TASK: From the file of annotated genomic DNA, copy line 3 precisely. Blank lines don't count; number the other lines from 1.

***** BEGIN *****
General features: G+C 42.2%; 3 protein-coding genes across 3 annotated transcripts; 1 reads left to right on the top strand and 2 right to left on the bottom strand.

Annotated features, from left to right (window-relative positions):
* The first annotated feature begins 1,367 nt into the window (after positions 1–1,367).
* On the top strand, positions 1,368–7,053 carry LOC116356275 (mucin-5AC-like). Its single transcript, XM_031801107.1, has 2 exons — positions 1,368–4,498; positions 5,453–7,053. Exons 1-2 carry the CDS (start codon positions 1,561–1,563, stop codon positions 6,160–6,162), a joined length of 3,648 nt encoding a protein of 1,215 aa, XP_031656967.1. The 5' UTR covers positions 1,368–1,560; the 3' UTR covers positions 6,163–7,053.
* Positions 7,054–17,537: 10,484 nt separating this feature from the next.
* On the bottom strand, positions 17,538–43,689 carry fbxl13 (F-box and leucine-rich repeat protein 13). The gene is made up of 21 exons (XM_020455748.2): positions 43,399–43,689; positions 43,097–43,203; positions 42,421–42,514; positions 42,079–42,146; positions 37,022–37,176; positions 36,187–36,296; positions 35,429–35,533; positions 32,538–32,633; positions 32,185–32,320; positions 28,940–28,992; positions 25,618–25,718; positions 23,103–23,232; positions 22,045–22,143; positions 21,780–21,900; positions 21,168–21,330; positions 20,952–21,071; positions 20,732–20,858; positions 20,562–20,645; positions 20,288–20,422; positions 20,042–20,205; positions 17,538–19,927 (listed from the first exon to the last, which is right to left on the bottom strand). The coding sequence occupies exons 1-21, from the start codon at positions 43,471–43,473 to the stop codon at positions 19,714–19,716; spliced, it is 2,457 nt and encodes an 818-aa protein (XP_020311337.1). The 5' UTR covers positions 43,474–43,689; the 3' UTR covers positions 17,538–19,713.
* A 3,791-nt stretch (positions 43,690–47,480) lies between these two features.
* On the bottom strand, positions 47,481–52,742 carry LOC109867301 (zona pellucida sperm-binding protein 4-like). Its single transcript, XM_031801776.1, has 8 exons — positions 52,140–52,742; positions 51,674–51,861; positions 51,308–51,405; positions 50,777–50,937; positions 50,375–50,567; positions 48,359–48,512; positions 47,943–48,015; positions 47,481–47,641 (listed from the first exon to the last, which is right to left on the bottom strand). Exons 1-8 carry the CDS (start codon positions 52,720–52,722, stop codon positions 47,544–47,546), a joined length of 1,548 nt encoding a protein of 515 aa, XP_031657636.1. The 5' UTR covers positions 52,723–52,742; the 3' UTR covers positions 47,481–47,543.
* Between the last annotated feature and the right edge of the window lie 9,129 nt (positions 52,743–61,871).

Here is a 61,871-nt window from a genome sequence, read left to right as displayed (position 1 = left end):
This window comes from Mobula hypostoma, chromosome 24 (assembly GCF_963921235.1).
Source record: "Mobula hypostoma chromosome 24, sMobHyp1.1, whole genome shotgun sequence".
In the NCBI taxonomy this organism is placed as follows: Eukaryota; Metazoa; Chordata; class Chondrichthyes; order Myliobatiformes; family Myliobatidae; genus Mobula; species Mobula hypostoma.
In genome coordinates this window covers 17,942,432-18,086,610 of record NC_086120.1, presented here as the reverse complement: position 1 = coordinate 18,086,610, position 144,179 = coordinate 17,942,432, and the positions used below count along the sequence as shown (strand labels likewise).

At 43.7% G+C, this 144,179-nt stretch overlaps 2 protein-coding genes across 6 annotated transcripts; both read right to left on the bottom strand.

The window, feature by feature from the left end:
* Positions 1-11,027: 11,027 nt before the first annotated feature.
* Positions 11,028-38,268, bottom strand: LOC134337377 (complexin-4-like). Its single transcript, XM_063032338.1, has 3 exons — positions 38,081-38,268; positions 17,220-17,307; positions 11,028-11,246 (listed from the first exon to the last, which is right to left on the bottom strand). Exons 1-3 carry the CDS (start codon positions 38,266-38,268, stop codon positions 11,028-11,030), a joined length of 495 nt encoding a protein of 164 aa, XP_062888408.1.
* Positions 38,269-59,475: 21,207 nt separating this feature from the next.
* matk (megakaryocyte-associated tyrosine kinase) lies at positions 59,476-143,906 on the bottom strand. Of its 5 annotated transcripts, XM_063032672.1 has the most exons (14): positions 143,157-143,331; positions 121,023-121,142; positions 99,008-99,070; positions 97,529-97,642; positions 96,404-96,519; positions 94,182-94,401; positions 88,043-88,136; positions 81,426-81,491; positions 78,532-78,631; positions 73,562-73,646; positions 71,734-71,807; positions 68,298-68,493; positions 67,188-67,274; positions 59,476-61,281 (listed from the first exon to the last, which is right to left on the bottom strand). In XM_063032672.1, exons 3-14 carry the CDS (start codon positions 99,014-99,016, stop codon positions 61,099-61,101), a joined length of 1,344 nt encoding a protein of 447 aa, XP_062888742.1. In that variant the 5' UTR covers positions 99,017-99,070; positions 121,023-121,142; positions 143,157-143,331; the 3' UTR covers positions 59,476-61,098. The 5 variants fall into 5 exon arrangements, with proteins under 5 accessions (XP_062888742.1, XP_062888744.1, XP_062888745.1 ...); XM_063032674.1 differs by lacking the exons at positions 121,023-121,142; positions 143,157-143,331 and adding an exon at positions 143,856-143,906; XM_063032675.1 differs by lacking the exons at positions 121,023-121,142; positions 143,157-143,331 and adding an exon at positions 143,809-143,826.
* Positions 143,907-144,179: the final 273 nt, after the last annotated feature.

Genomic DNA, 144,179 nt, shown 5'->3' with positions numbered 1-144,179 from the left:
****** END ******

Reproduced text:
* The first annotated feature begins 1,367 nt into the window (after positions 1–1,367).